Transformer Noise

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What causes transformer noise? How to stop transformer noise?

These are two questions eNoise Control frequently hears. We have measured transformer and reactor noise in the field and have several years of experience in treating this low frequency humming noise.

The following excerpt from a 2012 Federal Pacific article details transformer noise and potential solutions. Our company can help with sound measurements, property line noise readings, and possible solutions, including sound walls and sound enclosures.


Transformer noise is caused by a phenomenon called magnetostriction. In very simple terms this means that if a piece of magnetic sheet steel is magnetized it will extend itself. When the magnetization is taken away, it goes back to its original condition. A transformer is magnetically excited by an alternating voltage and current so that it becomes extended and contracted twice during a full cycle of magnetization.
We have established that the transformer hum is caused by the extension and contraction of the core laminations when magnetized. Under alternating fluxes, we can expect this extension and contraction to take place twice during a normal voltage or current cycle. This means that the transformer is vibrating at twice the frequency of the supply, i.e. for 60 cycles per second supply frequency, the noise or vibration is moving at 120 cycles per second. This is called the fundamental noise frequency.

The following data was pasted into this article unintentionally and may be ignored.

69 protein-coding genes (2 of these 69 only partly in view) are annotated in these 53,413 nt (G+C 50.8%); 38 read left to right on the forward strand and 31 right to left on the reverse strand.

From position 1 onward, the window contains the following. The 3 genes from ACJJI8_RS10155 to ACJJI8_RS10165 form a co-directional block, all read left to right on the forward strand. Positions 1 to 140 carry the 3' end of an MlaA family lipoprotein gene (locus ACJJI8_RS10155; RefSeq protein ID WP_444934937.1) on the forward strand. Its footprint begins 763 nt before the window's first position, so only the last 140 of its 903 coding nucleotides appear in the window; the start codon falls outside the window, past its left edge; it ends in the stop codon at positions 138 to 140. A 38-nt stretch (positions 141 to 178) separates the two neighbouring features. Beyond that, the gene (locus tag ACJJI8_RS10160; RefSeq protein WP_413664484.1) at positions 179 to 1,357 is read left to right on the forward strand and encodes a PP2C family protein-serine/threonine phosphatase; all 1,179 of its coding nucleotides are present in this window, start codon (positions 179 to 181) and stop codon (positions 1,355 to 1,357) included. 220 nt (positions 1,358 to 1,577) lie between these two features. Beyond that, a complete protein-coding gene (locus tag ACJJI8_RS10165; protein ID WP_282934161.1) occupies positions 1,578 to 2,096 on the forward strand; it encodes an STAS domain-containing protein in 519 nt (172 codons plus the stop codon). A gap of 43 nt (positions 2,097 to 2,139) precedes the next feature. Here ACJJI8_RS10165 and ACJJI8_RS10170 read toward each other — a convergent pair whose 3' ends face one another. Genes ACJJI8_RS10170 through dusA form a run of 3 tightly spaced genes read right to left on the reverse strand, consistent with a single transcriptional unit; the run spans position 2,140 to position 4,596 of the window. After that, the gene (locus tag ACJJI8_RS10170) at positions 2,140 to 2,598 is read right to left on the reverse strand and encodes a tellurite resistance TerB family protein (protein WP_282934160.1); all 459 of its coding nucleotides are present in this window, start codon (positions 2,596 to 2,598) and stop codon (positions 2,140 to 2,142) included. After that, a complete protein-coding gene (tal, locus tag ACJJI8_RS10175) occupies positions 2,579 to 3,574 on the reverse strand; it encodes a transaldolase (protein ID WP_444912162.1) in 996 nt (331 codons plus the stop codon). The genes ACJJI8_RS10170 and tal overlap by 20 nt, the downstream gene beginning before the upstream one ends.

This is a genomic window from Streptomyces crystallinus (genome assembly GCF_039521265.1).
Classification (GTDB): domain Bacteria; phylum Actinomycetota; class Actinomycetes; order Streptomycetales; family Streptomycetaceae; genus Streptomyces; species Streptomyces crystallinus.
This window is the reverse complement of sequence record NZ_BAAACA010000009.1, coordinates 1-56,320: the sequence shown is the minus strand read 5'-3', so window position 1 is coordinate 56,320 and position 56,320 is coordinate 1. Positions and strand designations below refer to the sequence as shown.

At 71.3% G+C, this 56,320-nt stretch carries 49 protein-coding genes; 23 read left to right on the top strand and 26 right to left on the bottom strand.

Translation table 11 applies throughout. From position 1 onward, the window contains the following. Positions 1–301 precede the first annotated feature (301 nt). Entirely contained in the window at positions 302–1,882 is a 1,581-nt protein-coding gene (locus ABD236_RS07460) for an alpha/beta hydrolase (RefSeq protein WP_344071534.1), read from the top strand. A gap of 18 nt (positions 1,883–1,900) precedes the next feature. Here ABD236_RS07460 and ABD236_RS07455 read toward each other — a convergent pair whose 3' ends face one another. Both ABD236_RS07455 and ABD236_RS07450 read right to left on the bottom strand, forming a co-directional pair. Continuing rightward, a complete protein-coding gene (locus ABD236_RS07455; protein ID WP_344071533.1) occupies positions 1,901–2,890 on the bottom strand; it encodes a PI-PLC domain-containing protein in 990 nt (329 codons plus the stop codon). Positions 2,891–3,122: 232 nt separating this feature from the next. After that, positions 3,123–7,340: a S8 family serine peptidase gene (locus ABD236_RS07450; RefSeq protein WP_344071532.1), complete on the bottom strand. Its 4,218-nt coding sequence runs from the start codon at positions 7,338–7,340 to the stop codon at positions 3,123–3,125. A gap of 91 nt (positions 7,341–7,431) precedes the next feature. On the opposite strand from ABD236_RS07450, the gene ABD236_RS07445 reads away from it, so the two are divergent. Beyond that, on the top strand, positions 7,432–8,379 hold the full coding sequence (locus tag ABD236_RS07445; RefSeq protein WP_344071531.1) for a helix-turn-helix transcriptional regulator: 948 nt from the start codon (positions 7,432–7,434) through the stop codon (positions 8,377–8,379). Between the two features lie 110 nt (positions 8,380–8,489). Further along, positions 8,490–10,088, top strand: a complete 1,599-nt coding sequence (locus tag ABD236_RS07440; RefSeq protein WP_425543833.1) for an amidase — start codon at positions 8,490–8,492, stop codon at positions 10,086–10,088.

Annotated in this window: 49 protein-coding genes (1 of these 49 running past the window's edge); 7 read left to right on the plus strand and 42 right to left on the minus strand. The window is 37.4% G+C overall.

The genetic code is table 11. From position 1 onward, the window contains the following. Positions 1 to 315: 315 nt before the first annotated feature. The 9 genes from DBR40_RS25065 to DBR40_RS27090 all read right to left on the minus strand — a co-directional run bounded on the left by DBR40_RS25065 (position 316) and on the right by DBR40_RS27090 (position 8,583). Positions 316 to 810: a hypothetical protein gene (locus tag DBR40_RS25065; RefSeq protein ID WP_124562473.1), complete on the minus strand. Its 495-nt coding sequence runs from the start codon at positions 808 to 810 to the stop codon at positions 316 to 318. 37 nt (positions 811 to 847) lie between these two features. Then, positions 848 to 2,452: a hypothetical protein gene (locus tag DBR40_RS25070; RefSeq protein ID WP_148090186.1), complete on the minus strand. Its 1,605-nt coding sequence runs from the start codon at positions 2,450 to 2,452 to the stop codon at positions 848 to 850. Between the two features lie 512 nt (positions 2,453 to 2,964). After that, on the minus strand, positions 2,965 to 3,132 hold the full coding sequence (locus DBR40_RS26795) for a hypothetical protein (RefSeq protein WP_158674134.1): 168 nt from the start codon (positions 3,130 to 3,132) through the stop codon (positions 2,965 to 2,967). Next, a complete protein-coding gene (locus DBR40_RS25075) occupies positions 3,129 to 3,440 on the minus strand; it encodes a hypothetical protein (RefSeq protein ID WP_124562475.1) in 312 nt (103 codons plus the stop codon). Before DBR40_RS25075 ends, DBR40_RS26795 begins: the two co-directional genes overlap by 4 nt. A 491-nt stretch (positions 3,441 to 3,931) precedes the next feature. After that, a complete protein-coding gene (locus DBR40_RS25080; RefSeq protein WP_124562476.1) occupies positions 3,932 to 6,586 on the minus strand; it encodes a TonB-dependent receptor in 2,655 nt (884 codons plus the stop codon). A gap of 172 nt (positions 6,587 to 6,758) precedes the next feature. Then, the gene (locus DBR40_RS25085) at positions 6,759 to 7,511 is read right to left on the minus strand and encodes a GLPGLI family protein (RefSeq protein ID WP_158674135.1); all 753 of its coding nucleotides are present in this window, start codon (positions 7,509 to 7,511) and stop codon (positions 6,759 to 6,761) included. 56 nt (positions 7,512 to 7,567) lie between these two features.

• Transformer noise is produced by the core.
  • The amount of noise is generally fixed by the design of the transformer.
  • Adjustments to a design to reduce the noise level can be made at cost, but don't expect a huge reduction in the noise level.
  • Loading a transformer has little effect on the noise level.
  • Vibrations are produced as well as noise and these are just as important as the noise.
We have established that the core and coils of a transfomer will, when magnetized, produce a hum (noise) and mechanical vibrations, but, the transformer category will also have an effect on what happens once the noise and vibration is produced.
Summary regarding noise control of transformers and reactors:
  • Transformer noise is difficult to change at the source.
  • Transformer core constructions help to a degree. Reputable manufactures will use good joints, flat steel, consistent thickness, good core supports, few bolts, etc.
  • Transformer current loading has little or no effect on the noise level.
  • Placing transformers in liquid (oil) does not help since oils are incompressible.
  • Vibration-isolating core and coils within a tank does assist vibration isolation although isolation of the whole tank is still needed.
  • Noise reduction by distance is the simplest form of attenuation. If it can be achieved without cost - excellent. Usually it cannot.
  • Noise reduction by sound screens or sound walls would be next best option for sound attenuation.
  • Full enclosure is usually the only option left to a troublesome transformer.
  • Full enclosure can be made of any material with a high mass/weight ratio. Brick, concrete, steel have been used. Expect 25 to 30 dB(A) reductions.
  • Full enclosures using masonry products are not easily demountable.
  • Acoustic steel panel techniques make good demountable enclosures. A 15 to 20 dB(A) reduction is possible with properly designed enclosures.
Source: Understanding transformer noise. In (2012). Federal Pacific, Dry-Type Transformers (pp. 113-118). Retrieved from http://www.federalpacific.com/literature/transformer/pdf/10transformernoise.pdf